It’s official: Idaho has its first American Viticultural Area, and it’s called the Snake River Valley.
In early March, the Alcohol and Tobacco, Tax and Trade Bureau approved the 8,263-square-mile appellation. But it’s not just Idaho vintners that are celebrating. Because the appellation also dips into eastern Oregon, the Snake River Valley also is the 16th AVA in the “Beaver State.”
As defined by the governmental agency, the Snake River Valley winegrowing area stretches across 12 counties in Idaho and two in Oregon. Presently, there are 15 wineries, 46 vineyards and 1,107 acres of grapevines in the AVA, which became official on April 7.
From an historic quality standpoint, most of the top vineyards in this new appellation are situated west of Boise, near the cities of Nampa and Caldwell.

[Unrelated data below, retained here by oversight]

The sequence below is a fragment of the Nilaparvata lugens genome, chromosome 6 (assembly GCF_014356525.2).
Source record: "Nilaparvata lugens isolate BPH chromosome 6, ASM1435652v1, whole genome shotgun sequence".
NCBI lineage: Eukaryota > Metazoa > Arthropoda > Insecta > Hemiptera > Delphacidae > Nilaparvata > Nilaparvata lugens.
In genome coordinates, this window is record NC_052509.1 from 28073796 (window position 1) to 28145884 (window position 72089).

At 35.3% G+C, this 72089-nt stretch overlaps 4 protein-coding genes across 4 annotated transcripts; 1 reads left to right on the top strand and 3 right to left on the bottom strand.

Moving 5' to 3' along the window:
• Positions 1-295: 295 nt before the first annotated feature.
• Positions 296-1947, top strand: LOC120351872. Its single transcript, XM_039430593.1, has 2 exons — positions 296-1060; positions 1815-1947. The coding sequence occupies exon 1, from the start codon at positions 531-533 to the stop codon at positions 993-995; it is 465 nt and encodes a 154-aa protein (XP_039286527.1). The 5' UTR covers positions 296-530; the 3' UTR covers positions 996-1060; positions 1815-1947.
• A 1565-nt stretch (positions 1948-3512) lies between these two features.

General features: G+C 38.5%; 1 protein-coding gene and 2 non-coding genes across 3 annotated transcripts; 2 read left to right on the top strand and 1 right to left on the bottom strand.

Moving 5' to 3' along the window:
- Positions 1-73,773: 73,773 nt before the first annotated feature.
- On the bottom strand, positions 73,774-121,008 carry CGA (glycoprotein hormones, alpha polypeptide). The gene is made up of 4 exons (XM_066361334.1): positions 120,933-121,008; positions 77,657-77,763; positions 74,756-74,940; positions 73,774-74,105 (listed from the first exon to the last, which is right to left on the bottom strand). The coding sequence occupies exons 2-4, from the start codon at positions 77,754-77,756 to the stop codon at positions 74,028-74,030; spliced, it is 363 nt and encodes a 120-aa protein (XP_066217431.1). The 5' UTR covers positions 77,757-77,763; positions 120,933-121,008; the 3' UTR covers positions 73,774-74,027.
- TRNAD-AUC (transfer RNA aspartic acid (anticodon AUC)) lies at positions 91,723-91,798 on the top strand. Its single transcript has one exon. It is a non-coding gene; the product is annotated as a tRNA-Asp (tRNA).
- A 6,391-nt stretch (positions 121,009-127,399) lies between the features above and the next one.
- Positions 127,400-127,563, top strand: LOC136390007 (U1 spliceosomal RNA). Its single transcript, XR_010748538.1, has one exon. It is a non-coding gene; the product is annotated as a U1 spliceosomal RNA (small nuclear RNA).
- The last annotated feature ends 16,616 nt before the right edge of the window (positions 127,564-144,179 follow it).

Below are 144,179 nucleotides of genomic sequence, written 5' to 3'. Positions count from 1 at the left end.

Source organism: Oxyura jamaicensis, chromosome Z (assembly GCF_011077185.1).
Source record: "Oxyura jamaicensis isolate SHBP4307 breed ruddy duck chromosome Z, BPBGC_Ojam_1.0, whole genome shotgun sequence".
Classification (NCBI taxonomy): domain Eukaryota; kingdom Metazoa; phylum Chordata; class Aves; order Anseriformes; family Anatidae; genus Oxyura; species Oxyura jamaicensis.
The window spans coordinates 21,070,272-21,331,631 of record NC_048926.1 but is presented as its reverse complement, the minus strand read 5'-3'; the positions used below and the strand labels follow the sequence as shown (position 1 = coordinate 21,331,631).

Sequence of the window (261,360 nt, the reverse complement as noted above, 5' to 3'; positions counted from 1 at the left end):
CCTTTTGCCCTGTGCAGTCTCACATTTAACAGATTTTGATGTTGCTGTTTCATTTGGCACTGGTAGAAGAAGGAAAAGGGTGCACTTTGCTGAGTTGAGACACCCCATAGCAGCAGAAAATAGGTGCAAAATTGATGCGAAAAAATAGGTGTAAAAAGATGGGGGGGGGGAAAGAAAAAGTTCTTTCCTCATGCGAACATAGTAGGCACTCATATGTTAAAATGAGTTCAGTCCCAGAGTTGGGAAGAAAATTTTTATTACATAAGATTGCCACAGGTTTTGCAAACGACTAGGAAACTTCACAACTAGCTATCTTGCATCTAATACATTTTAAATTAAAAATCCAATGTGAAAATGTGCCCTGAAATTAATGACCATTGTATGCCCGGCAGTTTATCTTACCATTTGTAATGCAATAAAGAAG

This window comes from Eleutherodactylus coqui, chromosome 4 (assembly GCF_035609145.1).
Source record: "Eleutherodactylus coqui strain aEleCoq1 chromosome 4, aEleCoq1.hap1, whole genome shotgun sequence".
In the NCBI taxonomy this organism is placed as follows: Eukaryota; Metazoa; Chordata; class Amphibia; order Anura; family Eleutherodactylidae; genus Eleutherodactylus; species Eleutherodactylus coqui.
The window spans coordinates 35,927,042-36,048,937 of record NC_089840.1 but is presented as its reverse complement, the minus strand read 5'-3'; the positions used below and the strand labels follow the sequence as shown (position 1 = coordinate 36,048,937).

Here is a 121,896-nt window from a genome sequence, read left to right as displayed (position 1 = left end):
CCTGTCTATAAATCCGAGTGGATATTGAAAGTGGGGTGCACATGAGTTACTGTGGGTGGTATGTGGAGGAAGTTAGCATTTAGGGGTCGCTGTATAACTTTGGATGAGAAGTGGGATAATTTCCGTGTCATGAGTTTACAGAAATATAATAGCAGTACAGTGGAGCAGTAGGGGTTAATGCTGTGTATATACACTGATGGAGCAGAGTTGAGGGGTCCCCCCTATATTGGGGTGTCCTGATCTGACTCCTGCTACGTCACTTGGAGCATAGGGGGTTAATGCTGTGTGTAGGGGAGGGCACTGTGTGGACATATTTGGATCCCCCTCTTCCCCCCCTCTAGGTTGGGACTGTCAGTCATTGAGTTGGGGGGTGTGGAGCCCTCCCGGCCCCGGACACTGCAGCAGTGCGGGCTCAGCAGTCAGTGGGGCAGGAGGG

What makes the region unusual, and thus eligible for AVA status? Its high elevation, as most of the vineyards sit anywhere from 2,000 to 3,000 feet above sea level. Warm summer days and cool evenings help ensure ripe fruit with amazing acidity, even though the growing season is relatively short.
Because of that characteristic, the region is best known for white wines such as Riesling, Gewurztraminer and other defined-by-their-acid varieties. That said, classic Bordeaux and Rhone varieties also are successfully being made by such wineries as Ste. Chapelle, Sawtooth, Hells Canyon, Koenig and others.
Even if you’re not familiar with Idaho wines, you’ve probably heard of Ste. Chapelle. It’s owned by the giant Constellation Brands, and produces around 150,000 cases per vintage.